REGIONAL PREFERENCES IN THE SEASONAL AND MULTIDECADAL LOSS OF ARCTIC SEA ICE: THE ROLE OF CONTINENTAL RUNOFF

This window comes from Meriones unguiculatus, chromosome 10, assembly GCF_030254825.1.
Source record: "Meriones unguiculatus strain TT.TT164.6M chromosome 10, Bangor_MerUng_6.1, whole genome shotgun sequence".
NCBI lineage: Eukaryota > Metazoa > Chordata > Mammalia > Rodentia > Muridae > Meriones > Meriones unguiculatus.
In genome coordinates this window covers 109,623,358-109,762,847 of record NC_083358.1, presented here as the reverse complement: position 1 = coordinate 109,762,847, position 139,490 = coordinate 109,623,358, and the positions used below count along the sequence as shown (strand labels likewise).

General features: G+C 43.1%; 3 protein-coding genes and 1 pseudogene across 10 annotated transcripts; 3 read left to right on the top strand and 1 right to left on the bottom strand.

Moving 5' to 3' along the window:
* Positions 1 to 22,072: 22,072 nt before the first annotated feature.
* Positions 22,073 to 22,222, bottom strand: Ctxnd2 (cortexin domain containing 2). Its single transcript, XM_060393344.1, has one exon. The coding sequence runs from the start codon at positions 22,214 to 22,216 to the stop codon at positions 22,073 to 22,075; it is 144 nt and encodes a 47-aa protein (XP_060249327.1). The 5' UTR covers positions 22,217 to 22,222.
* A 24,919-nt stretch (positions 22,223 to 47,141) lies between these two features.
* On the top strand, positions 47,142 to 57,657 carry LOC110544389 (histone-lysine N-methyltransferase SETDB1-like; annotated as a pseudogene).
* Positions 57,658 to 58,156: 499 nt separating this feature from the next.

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Arctic sea ice is of great importance as both a key indicator and a driver of climate change. Sea ice is highly sensitive to temperature changes of the overlying atmosphere and the underlying ocean. The declining trend of Arctic sea ice, especially in late summer when seasonal ice extent is also a minimum, is widely considered a key indicator of the global warming of the planet. This dissertation finds that the observed trends in late summer Arctic sea ice are greatly impacted by natural decadal-to-multidecadal climate variability, mainly by sea surface temperature variability in the Atlantic and Pacific Oceans. The Atlantic Multidecadal Oscillation and Pacific Decadal Variability – via a Pan Pacific mode – each contribute a loss of 3-4% of sea ice concentration (SIC) per decade to the overall loss of 24% per decade since 1979.To better understand the mechanisms driving these trends, the impact of decadal and multidecadal climate variability on the Arctic atmosphere, ocean, and continental hydrology is investigated. Multidecadal climate variability leads to regional and seasonal impacts on atmospheric circulation, ocean heat content, and ocean salinity that vary across the Arctic. Modification of the atmospheric circulation on decadal and multidecadal time scales impacts warm inflow into the Arctic from the North Atlantic and North Pacific, and also leads to redistribution of sea ice in the Arctic. Vertical profiles of ocean temperature and salinity near the mouth of the Arctic rivers provides a means to investigate the impact of variability in continental hydrology on the Arctic marginal seas through the input of freshwater and heat. In the Beaufort Sea, the Atlantic Multidecadal Oscillation leads to increased ocean temperatures and decreased ocean salinity at the mouth of the Mackenzie River, corresponding in time to the annual June peak in river discharge. Finally, the impact of Mackenzie River discharge variability on the freshwater content, temperatures, and SIC in the Beaufort Sea is assessed.